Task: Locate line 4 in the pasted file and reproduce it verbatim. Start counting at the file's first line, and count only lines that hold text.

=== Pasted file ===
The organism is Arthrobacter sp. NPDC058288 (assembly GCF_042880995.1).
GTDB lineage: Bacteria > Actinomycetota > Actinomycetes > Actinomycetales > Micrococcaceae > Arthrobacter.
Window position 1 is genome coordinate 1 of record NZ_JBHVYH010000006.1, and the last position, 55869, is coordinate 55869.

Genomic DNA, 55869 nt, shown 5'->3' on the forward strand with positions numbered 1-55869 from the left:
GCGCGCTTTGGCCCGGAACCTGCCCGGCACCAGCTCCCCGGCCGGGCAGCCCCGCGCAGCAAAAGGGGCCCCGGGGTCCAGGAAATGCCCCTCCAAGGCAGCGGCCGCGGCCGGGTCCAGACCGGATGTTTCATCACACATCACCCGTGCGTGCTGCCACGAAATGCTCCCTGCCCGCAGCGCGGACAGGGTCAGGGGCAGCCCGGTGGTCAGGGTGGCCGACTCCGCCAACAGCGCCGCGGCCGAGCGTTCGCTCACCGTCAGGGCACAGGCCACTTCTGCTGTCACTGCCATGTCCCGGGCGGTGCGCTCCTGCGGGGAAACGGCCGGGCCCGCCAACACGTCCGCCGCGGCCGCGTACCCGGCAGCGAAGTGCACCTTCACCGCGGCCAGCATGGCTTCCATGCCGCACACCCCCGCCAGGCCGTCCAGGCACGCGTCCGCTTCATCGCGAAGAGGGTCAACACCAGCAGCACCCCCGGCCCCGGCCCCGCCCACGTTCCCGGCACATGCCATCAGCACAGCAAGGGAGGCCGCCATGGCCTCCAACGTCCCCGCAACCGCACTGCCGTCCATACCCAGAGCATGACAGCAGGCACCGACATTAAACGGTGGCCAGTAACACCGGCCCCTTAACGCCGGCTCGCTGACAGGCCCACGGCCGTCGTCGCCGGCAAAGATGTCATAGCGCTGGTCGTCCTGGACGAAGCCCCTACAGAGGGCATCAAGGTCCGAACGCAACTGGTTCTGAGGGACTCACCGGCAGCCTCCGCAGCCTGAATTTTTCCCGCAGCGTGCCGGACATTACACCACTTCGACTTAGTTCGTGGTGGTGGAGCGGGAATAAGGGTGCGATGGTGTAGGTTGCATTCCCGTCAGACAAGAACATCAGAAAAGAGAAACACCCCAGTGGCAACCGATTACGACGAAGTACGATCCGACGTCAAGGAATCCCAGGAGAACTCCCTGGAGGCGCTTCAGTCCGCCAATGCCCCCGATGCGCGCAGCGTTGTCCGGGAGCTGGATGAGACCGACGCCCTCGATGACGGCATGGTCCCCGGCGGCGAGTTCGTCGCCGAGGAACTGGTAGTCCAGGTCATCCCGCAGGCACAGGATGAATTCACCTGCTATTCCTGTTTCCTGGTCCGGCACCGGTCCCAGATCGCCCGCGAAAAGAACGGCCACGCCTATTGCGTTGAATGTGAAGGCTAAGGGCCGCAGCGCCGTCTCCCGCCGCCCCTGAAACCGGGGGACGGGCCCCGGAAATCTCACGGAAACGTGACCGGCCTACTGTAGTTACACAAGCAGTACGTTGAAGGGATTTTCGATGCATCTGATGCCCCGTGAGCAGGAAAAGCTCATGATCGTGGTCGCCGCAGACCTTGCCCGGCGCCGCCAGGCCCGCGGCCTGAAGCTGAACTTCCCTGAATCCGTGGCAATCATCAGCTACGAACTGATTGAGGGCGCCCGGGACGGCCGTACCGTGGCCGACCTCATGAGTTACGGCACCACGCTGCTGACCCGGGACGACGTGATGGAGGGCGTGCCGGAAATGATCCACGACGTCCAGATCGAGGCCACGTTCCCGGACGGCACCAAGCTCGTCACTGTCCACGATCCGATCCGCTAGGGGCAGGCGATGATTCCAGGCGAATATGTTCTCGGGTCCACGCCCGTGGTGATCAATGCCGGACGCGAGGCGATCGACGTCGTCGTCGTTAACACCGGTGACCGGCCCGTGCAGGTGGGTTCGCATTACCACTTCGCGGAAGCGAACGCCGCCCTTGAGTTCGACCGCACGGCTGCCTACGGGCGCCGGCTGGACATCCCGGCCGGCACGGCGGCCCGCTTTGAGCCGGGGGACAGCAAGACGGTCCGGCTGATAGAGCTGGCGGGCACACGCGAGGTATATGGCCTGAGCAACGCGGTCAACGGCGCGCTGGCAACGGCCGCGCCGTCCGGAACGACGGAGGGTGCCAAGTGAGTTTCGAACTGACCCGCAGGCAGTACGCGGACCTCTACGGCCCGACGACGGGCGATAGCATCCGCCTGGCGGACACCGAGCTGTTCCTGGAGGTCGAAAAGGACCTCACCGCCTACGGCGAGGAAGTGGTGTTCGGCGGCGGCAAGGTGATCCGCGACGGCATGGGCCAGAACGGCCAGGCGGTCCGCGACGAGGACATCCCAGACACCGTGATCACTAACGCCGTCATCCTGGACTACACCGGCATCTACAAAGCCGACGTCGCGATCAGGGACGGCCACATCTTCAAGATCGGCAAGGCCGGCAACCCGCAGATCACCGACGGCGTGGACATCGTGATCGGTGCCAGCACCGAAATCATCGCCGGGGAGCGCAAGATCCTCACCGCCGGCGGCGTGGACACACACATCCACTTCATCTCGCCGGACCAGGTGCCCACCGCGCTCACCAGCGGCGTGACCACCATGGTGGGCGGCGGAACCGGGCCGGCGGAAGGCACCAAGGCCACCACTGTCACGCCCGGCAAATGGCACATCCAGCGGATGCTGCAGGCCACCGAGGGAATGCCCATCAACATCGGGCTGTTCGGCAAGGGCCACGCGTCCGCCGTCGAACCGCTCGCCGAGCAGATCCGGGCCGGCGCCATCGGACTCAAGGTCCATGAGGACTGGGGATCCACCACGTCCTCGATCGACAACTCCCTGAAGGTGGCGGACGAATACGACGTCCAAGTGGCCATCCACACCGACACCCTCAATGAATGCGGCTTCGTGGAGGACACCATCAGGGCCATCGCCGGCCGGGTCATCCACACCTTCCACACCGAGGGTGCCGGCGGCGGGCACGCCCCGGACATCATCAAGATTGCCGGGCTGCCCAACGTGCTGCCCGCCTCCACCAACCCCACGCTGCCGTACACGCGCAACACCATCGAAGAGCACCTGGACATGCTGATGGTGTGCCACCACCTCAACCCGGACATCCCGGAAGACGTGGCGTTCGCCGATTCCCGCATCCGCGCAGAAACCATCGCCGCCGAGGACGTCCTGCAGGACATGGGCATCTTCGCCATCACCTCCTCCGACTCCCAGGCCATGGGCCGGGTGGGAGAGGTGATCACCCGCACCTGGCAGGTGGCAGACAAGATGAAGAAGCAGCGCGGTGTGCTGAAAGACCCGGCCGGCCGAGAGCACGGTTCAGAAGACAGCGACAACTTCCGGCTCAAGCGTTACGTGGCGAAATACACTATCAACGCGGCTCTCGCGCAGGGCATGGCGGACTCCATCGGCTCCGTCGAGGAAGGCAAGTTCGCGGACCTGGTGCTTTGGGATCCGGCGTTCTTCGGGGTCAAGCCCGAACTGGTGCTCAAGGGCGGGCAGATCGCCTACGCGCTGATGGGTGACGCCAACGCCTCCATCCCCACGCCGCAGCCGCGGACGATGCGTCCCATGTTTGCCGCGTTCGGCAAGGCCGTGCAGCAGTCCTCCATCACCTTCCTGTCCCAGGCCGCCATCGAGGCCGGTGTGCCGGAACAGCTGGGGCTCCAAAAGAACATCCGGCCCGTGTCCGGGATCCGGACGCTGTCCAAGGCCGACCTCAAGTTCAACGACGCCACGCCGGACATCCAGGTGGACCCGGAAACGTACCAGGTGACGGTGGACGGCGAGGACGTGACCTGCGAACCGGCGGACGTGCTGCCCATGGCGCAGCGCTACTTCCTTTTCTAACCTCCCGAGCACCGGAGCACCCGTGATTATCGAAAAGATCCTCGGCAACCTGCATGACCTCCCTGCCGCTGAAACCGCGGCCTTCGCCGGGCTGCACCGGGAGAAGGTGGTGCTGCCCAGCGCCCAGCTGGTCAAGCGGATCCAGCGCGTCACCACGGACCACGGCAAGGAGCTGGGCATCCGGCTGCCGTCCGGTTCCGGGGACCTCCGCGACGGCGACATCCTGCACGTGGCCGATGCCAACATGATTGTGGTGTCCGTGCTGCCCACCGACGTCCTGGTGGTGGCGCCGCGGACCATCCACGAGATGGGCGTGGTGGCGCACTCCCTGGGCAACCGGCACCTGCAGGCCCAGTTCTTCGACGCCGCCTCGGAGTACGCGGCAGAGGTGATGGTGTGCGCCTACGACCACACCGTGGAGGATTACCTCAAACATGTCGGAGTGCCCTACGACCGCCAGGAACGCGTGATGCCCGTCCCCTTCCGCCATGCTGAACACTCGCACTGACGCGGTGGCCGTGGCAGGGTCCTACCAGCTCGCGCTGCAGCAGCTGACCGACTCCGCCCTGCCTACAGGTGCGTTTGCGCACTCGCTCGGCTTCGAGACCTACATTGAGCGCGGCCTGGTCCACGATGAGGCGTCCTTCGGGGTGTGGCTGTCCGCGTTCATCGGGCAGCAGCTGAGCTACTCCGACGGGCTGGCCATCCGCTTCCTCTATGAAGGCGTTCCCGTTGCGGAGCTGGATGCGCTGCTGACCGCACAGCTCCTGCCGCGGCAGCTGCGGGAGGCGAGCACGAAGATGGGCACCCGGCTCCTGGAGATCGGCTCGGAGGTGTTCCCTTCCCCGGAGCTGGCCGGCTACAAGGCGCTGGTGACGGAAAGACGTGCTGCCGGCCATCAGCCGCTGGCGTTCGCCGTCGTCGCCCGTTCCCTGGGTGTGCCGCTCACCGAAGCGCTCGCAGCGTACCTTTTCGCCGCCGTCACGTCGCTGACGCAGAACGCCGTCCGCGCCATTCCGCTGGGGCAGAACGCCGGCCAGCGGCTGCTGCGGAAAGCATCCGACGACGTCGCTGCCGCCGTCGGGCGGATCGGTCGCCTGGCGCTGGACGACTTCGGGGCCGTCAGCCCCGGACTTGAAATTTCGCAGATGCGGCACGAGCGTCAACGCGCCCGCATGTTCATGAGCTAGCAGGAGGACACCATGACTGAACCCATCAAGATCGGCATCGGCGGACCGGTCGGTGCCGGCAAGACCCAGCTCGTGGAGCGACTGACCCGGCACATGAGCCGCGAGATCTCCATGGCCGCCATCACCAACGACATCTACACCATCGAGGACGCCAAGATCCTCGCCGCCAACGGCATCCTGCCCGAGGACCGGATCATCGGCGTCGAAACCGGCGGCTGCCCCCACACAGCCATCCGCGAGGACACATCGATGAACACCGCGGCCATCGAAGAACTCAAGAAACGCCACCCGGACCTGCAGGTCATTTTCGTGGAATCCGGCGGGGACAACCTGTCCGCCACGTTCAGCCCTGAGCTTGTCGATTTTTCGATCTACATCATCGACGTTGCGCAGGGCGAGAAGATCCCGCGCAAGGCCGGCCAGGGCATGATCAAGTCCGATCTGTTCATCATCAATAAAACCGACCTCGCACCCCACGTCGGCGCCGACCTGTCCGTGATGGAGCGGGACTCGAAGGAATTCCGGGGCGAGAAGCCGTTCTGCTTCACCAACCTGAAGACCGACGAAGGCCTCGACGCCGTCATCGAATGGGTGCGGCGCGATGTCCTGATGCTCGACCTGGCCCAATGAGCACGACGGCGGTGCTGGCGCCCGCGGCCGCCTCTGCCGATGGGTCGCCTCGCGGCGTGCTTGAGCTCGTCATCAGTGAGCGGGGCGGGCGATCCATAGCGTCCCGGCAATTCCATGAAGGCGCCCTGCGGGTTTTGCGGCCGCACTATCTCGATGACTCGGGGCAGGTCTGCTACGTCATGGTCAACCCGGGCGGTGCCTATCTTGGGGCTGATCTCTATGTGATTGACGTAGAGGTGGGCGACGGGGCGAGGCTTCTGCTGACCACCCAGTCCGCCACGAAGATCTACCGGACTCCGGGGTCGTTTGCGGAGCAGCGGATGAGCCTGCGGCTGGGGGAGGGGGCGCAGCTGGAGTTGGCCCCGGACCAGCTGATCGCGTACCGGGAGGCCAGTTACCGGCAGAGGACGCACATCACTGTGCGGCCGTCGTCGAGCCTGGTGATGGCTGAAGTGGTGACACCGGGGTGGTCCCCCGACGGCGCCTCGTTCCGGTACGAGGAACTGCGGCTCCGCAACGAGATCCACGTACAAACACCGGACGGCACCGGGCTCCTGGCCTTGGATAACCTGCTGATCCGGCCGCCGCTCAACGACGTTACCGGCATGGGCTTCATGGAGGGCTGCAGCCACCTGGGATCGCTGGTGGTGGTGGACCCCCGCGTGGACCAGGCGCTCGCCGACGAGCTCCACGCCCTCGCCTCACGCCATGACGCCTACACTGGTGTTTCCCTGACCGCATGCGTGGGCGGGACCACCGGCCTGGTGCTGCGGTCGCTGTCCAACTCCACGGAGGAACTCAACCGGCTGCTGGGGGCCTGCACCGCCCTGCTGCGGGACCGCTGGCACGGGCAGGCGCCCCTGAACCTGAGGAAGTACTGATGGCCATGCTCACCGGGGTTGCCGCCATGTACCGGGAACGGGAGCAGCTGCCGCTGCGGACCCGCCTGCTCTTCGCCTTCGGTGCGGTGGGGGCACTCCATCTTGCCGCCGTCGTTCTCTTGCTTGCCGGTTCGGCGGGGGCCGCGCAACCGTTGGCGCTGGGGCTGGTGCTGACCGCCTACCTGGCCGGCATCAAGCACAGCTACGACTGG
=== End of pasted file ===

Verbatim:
Genomic DNA, 55869 nt, shown 5'->3' on the forward strand with positions numbered 1-55869 from the left: